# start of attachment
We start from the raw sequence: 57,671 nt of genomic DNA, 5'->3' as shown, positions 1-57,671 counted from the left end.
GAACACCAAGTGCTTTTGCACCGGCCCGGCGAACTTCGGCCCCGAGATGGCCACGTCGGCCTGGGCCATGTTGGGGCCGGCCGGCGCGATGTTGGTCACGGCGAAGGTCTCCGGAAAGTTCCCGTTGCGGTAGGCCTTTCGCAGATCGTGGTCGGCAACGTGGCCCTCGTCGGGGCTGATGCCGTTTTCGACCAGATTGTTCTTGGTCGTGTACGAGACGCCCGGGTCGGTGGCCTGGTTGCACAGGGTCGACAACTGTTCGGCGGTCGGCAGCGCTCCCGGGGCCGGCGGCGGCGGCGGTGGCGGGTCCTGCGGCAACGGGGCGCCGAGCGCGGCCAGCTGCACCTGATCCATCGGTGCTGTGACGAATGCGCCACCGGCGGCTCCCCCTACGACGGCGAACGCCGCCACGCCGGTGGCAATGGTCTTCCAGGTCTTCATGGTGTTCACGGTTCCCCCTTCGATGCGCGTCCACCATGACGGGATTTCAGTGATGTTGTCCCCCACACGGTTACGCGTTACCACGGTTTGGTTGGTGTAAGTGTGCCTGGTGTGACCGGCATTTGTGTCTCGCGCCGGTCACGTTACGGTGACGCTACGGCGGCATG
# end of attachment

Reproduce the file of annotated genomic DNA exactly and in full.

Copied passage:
We start from the raw sequence: 57,671 nt of genomic DNA, 5'->3' as shown, positions 1-57,671 counted from the left end.
GAACACCAAGTGCTTTTGCACCGGCCCGGCGAACTTCGGCCCCGAGATGGCCACGTCGGCCTGGGCCATGTTGGGGCCGGCCGGCGCGATGTTGGTCACGGCGAAGGTCTCCGGAAAGTTCCCGTTGCGGTAGGCCTTTCGCAGATCGTGGTCGGCAACGTGGCCCTCGTCGGGGCTGATGCCGTTTTCGACCAGATTGTTCTTGGTCGTGTACGAGACGCCCGGGTCGGTGGCCTGGTTGCACAGGGTCGACAACTGTTCGGCGGTCGGCAGCGCTCCCGGGGCCGGCGGCGGCGGCGGTGGCGGGTCCTGCGGCAACGGGGCGCCGAGCGCGGCCAGCTGCACCTGATCCATCGGTGCTGTGACGAATGCGCCACCGGCGGCTCCCCCTACGACGGCGAACGCCGCCACGCCGGTGGCAATGGTCTTCCAGGTCTTCATGGTGTTCACGGTTCCCCCTTCGATGCGCGTCCACCATGACGGGATTTCAGTGATGTTGTCCCCCACACGGTTACGCGTTACCACGGTTTGGTTGGTGTAAGTGTGCCTGGTGTGACCGGCATTTGTGTCTCGCGCCGGTCACGTTACGGTGACGCTACGGCGGCATG